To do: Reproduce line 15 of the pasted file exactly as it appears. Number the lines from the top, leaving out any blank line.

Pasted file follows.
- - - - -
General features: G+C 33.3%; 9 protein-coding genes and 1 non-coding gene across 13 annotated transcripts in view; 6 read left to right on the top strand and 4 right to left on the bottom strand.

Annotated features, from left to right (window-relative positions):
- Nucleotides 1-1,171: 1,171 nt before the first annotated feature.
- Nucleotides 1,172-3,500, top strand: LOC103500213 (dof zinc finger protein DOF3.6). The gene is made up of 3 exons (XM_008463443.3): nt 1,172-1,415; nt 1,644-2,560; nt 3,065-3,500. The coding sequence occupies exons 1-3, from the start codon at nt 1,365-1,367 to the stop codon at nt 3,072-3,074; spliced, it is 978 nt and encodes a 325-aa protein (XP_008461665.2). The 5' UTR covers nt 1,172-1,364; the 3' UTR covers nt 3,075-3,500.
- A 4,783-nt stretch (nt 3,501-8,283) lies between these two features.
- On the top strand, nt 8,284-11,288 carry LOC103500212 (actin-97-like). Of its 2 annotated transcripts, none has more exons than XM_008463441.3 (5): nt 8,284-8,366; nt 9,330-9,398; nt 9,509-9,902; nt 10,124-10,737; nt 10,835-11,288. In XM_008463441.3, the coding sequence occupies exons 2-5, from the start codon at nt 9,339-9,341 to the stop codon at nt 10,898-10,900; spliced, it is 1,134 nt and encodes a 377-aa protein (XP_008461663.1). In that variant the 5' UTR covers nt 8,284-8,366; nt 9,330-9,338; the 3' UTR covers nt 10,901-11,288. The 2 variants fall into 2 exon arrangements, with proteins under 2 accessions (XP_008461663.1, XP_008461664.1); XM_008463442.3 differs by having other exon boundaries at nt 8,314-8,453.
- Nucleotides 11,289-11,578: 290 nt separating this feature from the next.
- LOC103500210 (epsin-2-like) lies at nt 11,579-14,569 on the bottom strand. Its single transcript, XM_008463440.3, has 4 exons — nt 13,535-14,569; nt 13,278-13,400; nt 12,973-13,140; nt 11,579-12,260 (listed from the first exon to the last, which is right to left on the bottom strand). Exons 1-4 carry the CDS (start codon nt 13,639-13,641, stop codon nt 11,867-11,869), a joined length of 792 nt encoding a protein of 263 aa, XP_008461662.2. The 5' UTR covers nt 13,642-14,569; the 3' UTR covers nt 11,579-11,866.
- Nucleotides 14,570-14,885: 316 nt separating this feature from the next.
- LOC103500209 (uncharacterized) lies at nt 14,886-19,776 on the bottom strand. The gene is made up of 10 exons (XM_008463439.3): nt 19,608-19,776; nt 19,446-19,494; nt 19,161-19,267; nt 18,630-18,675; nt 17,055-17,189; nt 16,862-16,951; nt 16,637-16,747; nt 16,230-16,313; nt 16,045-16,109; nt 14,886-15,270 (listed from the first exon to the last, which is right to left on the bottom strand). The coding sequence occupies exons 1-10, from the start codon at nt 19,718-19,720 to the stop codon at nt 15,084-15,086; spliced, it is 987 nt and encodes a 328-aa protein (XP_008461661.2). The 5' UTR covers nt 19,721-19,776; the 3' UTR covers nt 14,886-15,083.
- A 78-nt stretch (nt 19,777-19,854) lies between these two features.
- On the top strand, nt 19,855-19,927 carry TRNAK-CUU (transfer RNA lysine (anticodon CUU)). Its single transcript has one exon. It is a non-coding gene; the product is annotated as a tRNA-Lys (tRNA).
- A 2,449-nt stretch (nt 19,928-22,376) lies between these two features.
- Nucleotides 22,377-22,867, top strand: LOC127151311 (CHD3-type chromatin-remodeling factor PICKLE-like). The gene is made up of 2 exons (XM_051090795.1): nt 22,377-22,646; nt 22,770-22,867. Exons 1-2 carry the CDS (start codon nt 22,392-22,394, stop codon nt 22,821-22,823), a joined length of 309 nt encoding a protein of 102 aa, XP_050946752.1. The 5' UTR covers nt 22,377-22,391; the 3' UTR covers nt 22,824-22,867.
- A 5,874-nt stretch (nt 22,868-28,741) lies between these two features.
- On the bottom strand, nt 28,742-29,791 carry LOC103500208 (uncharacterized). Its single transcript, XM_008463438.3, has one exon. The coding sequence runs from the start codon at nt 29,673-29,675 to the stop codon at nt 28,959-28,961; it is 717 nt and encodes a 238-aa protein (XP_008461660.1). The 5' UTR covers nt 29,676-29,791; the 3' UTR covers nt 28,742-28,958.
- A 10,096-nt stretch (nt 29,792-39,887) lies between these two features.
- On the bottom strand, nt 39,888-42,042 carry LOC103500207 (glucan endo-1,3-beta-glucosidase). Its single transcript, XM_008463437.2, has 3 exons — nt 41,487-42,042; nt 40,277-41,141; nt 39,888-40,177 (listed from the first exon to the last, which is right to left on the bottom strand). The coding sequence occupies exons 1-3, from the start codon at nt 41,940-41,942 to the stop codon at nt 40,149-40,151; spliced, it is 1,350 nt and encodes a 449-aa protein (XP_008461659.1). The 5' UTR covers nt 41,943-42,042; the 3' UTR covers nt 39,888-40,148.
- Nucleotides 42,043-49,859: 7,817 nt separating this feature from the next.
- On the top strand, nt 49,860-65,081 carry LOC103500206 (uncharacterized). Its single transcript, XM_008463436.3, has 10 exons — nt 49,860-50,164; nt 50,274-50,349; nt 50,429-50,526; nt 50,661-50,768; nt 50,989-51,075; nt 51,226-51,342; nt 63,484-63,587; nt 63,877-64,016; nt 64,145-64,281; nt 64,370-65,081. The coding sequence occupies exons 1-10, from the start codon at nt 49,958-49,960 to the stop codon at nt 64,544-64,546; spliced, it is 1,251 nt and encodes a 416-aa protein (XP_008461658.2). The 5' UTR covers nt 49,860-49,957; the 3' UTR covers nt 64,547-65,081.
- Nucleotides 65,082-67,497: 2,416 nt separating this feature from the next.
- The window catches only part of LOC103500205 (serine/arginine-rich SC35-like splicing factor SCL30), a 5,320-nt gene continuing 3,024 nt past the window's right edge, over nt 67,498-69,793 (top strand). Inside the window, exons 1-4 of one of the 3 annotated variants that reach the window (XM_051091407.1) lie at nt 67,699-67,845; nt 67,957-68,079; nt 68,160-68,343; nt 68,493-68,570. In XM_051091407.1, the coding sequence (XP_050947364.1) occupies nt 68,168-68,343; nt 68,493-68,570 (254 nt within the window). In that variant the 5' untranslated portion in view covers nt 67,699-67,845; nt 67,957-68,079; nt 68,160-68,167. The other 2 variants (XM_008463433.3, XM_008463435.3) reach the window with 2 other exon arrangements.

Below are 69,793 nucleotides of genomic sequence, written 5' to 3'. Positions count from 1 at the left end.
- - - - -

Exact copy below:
- A 5,874-nt stretch (nt 22,868-28,741) lies between these two features.